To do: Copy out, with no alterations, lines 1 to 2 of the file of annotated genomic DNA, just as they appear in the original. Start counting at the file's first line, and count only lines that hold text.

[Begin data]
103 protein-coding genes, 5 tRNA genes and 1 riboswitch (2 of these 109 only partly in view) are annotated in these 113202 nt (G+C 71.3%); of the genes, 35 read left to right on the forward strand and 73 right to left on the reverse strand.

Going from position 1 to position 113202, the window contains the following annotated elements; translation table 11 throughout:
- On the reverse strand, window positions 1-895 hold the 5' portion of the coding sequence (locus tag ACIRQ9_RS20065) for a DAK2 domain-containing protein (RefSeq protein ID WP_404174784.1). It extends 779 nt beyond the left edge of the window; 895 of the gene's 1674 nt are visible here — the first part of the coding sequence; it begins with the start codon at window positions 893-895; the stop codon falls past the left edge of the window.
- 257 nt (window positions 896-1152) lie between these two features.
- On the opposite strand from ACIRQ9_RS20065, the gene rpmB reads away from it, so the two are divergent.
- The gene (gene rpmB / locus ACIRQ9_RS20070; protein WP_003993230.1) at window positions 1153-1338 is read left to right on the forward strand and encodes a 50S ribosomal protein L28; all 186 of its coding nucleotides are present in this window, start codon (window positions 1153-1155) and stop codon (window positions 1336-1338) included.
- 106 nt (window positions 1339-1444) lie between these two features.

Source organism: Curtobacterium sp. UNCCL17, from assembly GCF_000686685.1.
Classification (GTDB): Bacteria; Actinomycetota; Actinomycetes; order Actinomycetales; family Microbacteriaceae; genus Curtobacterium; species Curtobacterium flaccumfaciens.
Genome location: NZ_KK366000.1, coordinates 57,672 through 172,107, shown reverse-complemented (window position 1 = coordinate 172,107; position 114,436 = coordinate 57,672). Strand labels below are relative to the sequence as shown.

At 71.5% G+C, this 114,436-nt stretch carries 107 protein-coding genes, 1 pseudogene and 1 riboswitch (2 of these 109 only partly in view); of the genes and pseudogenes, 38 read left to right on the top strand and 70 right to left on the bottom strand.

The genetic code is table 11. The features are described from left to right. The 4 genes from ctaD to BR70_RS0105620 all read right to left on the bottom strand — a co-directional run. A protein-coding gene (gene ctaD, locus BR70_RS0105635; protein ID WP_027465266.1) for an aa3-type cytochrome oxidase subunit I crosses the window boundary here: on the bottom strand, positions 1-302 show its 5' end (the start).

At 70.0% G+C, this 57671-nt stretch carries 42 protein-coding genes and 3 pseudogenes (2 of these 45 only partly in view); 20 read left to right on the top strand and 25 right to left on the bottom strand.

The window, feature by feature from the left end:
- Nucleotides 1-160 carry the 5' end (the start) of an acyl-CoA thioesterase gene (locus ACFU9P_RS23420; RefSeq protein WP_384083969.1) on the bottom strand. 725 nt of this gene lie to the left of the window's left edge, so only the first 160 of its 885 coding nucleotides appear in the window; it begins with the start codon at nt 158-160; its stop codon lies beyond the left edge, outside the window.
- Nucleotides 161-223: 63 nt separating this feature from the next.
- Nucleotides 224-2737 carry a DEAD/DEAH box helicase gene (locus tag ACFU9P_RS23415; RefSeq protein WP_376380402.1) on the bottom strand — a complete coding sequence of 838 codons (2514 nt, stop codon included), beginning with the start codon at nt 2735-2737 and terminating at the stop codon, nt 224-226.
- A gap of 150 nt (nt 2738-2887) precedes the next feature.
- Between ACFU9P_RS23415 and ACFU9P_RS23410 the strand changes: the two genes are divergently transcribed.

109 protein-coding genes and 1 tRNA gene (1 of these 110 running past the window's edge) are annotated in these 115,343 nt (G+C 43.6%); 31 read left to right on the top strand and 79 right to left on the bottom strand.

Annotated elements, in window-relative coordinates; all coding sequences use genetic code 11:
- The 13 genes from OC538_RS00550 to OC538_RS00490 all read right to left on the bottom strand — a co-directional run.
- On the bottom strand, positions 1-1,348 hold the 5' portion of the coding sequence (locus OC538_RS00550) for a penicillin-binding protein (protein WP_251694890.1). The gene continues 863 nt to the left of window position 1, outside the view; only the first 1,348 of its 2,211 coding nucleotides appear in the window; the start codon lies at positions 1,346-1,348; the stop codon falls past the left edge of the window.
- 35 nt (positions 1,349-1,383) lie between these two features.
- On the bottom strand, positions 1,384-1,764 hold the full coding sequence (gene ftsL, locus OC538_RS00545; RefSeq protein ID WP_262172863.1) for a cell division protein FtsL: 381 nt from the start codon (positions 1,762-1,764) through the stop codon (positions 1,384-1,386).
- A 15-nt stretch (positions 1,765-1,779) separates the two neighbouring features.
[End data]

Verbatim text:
103 protein-coding genes, 5 tRNA genes and 1 riboswitch (2 of these 109 only partly in view) are annotated in these 113202 nt (G+C 71.3%); of the genes, 35 read left to right on the forward strand and 73 right to left on the reverse strand.

Going from position 1 to position 113202, the window contains the following annotated elements; translation table 11 throughout: